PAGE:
Helper Maribet takes funny revenge on employers
By Nury Vittachi
In fact, let’s face it, many domestic helpers are smarter than their employers. I have one friend who is an actual rocket scientist (the official term is astrophysics lecturer).
He could design a spaceship to fly to the Omega Nebula in ten minutes, but could he iron a pleated skirt? Not in a million years.
His helper, on the other hand, can look after him, his family, herself, and her family of 16 in the Philippines—and could probably design a spaceship with a pleated engine housing, how cool is that?
The hidden brilliance of domestic helpers has long been celebrated in the guise of supermaid stories, such as the tales of Inday from last year.
Some of these stories are too good to stay secret, so say hello to Inday and Maribet and Teresita, the cheekiest supermaids on the circuit. Inday is verbose, Maribet is smart, Teresita is wild, and their stories range from pure humour to a bittersweet recognition of how hard a helper’s life can be. Here are some of my favourites.
Maribet comes back from holiday and finds that her employer has bandages on both ears.
“Sir, what happened?” she asks.
“I was doing my own ironing when the phone rang,” he replies. “I accidentally answered the iron."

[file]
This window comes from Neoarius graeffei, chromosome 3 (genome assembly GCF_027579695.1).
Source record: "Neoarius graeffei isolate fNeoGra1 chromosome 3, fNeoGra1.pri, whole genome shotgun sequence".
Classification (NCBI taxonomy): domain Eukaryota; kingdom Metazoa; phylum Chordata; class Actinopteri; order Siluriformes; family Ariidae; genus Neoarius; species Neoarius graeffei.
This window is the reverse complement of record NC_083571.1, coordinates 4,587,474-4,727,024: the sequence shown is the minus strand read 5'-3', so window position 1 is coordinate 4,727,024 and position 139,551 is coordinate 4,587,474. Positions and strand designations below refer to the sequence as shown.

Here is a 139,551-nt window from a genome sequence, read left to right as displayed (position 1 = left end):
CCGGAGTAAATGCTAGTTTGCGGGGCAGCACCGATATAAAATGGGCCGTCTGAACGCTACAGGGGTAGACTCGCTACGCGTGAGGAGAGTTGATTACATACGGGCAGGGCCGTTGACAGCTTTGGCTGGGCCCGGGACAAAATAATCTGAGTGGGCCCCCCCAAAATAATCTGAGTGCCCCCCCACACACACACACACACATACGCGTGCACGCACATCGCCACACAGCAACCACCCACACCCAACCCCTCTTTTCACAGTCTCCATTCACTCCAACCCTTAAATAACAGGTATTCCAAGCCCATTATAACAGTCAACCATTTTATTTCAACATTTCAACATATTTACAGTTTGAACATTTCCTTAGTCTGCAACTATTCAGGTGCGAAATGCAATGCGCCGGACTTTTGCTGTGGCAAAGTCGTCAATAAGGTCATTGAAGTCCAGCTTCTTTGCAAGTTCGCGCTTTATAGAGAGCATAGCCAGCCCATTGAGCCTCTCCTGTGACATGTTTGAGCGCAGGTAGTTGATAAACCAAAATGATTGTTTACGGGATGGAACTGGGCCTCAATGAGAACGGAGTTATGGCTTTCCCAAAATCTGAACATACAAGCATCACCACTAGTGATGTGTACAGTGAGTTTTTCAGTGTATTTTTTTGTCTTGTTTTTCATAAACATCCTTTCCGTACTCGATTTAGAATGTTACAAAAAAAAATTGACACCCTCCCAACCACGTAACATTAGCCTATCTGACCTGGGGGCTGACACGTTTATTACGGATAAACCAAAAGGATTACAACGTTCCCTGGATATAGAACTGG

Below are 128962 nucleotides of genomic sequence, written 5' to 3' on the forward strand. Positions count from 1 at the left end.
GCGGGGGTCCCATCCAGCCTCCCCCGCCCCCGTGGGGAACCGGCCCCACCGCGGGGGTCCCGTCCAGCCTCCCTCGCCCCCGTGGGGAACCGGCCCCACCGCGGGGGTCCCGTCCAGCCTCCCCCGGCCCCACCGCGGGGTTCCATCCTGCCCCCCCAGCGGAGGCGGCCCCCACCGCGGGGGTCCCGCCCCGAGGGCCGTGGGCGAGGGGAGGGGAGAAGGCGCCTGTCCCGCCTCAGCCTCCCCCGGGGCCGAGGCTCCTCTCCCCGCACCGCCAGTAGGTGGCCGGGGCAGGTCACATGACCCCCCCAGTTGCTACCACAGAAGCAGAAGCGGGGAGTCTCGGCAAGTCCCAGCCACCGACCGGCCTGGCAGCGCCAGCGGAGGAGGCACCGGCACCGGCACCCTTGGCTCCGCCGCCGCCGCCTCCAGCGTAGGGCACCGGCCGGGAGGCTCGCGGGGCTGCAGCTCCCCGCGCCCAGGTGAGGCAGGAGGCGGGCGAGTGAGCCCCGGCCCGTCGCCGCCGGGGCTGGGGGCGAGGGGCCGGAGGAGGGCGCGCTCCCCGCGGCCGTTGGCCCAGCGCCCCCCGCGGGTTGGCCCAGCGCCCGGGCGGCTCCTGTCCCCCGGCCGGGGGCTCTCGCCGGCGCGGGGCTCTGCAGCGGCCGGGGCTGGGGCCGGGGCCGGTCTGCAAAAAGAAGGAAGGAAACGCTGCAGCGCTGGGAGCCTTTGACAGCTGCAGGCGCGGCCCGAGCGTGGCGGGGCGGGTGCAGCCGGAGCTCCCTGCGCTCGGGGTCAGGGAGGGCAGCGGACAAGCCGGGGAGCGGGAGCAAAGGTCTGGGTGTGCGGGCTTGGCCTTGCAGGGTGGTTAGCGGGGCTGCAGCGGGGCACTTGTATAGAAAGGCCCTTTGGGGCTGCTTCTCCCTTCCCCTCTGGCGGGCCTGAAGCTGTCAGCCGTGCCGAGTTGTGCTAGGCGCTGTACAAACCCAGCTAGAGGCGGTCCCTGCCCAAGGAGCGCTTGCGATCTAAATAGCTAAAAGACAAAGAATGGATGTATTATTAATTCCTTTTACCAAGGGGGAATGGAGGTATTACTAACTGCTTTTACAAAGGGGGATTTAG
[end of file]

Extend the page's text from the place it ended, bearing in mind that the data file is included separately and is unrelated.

“Too bad,” says Maribet. “And what about the other ear?”
“I had to phone an ambulance.”
The employer’s wife comes home early from work one day and finds Teresita kissing her handsome nephew.
“Is this what I pay you for?” the boss’s wife shouts.
“No,” replies Teresita. “This is free of charge.”
On their day off, domestic helpers Maribet and Teresita are eating their lunch at a table outdoors in a public area.
A waiter from the restaurant nearby comes to the table and points to a sign posted nearby: “You cannot eat your own food here.”
“No problem,” says Maribet.
They swap lunchboxes and keep eating.
Maribet walks into the dining room to find that her employer’s child has a banana in his ear and rice up his nose.
Employer: “What do you think is the matter with him?”
Maribet: “He’s not eating properly.”
Teresita is talking to her employer, who is an old man.
Teresita: “The doctor phoned.”
Old man: “What did he say?”
Teresita: “It’s bad news. You've got cancer and Alzheimer's disease.”
Old man: “Oh dear. Well, at least I don't have cancer.”
Employer: “Maribet, make me a cup of coffee, with no cream.”
Maribet: “Your wife forgot to buy cream, sir. I’ll get you a cup of coffee with no milk.”
Maribet: “What's the difference between a domestic helper and a nun?”
Teresita: “I don’t know.”
Maribet: “A nun only serves one God.”
Maribet to Teresita: “Did you hear about the domestic helper in Saudi Arabia who died and went straight to hell? It took her two weeks to realize that she wasn't at work any more.”
Got stories about silly employers, cheeky helpers or tragicomic boss-helper situations? I've collected some and written some and put them up on a website. Click here to go to the Maribet Page where you can post more tales, or just read them and weep.
The Philippines is a wealthy country--when it comes to wit
THERE’S A SIGN on Congressional Avenue in Manila saying “Parking for Costumers Only.” This may be a mis-spelling of customer. But the Philippines is so full of colourfully dressed, theatrical people, that I prefer to think that it may actually mean what it says.